Electrochemistry relates to chemical processes involving electric current, i.e. the transport of electrons and ions. Experiments in the area of electrochemistry, such as research on batteries and corrosion, have been carried out at Diamond over the years at several beamlines. As this field is integral to understanding a number of fundamental processes, including photosynthesis, Diamond is presently enhancing its capabilities for studying electrochemistry in greater detail by bringing together several in-house and external groups in a single project. The project is establishing a research infrastructure and developing new equipment within the Surfaces and Interfaces village.
Physical Sciences Experimental Coordinator, Jörg Zegenhagen.
Researchers from University College London, Johannes Kepler University (Linz), Amity University (New Delhi), and UGCDAE Consortium for Scientific Research (Indore), are joining up with staff from beamlines across Diamond, and three new PhD students working specifically on the project.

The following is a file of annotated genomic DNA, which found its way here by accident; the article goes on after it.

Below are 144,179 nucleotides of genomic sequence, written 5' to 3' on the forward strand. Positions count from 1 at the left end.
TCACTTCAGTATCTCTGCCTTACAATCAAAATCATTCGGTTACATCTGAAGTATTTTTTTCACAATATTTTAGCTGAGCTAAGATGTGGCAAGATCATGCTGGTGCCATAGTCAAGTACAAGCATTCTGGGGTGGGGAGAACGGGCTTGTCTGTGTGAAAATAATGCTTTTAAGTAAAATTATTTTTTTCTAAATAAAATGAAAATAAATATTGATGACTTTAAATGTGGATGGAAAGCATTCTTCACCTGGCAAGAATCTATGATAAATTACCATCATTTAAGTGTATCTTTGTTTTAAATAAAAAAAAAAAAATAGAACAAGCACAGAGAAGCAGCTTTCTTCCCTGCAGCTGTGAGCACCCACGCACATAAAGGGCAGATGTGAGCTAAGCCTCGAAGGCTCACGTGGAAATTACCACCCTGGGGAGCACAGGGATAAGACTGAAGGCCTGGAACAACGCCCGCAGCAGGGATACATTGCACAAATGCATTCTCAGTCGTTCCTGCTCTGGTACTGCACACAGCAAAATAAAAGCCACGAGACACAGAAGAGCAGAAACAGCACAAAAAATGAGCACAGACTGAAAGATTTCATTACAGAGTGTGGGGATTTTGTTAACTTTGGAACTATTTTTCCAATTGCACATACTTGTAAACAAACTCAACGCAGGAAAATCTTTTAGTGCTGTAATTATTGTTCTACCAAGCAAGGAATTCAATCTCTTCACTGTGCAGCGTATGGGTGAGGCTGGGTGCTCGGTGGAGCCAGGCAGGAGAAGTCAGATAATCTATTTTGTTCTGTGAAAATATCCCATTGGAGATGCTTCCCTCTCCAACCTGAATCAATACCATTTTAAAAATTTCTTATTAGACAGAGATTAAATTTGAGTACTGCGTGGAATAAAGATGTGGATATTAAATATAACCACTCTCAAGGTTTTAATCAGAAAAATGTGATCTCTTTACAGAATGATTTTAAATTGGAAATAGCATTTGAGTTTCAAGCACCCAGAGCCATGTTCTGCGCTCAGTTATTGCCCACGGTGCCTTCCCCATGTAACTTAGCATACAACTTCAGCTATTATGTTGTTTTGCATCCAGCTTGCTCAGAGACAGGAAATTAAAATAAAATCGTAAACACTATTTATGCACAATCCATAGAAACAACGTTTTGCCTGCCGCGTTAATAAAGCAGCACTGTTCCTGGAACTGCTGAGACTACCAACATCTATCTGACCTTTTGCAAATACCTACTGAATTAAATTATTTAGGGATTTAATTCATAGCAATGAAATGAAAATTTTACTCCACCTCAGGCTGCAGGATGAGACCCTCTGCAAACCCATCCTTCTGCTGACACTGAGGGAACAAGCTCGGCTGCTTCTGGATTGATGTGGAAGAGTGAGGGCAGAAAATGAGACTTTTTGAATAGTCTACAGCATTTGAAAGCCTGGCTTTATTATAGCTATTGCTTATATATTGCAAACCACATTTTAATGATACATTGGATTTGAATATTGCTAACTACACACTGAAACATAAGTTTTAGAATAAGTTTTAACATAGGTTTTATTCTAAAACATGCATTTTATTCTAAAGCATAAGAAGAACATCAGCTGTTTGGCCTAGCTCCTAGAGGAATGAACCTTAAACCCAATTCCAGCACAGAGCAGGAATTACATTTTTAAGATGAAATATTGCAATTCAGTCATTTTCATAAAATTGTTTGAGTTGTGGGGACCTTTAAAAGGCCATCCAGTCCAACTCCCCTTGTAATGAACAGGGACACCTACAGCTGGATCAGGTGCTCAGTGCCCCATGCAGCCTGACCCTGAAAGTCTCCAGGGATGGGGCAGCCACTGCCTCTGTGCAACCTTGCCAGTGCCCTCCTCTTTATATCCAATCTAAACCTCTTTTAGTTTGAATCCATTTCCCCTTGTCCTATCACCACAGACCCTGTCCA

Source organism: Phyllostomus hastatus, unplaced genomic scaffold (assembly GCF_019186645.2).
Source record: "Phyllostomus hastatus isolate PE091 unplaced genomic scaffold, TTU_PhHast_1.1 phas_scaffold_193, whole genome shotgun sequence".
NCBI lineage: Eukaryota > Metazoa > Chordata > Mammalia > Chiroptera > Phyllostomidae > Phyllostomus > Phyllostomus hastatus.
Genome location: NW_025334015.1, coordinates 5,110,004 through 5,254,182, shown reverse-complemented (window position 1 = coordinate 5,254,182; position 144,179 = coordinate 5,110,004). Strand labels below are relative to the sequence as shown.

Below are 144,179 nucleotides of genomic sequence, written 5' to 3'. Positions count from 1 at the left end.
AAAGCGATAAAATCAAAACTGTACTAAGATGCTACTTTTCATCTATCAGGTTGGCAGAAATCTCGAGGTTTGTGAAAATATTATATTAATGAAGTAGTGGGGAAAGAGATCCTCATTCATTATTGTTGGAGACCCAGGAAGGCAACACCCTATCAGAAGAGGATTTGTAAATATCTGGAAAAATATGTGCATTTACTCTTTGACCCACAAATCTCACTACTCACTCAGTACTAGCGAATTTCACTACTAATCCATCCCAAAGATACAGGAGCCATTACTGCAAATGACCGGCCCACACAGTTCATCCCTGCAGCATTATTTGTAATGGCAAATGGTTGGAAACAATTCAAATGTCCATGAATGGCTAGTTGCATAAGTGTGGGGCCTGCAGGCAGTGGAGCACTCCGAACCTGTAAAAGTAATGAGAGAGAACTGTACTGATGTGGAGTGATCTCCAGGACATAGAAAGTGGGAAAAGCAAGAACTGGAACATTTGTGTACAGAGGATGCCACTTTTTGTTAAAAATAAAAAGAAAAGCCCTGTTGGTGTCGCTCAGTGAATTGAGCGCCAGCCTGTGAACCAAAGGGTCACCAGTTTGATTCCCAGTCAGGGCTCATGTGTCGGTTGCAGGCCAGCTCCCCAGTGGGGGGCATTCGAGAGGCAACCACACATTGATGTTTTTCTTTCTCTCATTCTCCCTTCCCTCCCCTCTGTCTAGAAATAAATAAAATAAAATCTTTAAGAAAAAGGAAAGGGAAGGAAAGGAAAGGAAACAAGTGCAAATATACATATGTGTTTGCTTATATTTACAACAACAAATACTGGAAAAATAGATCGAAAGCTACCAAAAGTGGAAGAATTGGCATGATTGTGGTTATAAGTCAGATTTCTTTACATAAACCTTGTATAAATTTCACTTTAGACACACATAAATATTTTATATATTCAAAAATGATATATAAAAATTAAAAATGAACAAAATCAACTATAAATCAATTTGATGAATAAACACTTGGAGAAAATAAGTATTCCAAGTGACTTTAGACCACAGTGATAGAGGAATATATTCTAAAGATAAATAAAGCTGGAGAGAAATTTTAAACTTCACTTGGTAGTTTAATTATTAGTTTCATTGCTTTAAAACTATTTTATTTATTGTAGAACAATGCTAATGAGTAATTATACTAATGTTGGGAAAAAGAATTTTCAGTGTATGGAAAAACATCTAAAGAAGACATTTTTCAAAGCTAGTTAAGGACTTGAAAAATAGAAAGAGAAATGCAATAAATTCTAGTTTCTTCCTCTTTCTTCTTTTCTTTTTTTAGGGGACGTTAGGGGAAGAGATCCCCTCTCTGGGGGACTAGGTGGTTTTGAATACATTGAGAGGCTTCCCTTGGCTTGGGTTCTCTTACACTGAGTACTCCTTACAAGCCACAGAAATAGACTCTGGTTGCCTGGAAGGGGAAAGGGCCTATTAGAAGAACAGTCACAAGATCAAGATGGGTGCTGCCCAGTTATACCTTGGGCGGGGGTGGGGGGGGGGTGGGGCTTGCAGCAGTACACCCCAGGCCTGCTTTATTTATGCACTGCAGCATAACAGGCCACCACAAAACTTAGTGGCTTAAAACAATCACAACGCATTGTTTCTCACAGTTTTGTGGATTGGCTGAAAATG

One example of Diamond’s electrochemistry research is the conversion of solar energy to clean fuel as performed by plants. Using sunlight, environmentally friendly fuel such as hydrogen can be produced from water in a photo-catalytic reaction on a (semiconductor-oxide) surface exposed to water.
The group is also looking at developing the understanding and prevention of corrosion, which accounts for an annual financial loss of about 3% of the world’s GDP; approximately £1.5 trillion1. With the combined expertise of the project partners, novel research is now underway to study the reaction processes at electrochemical interfaces using diffraction and spectroscopy techniques.
For more information on the electrochemistry project, please contact Physical Sciences Experimental Coordinator Jörg Zegenhagen: email@example.com
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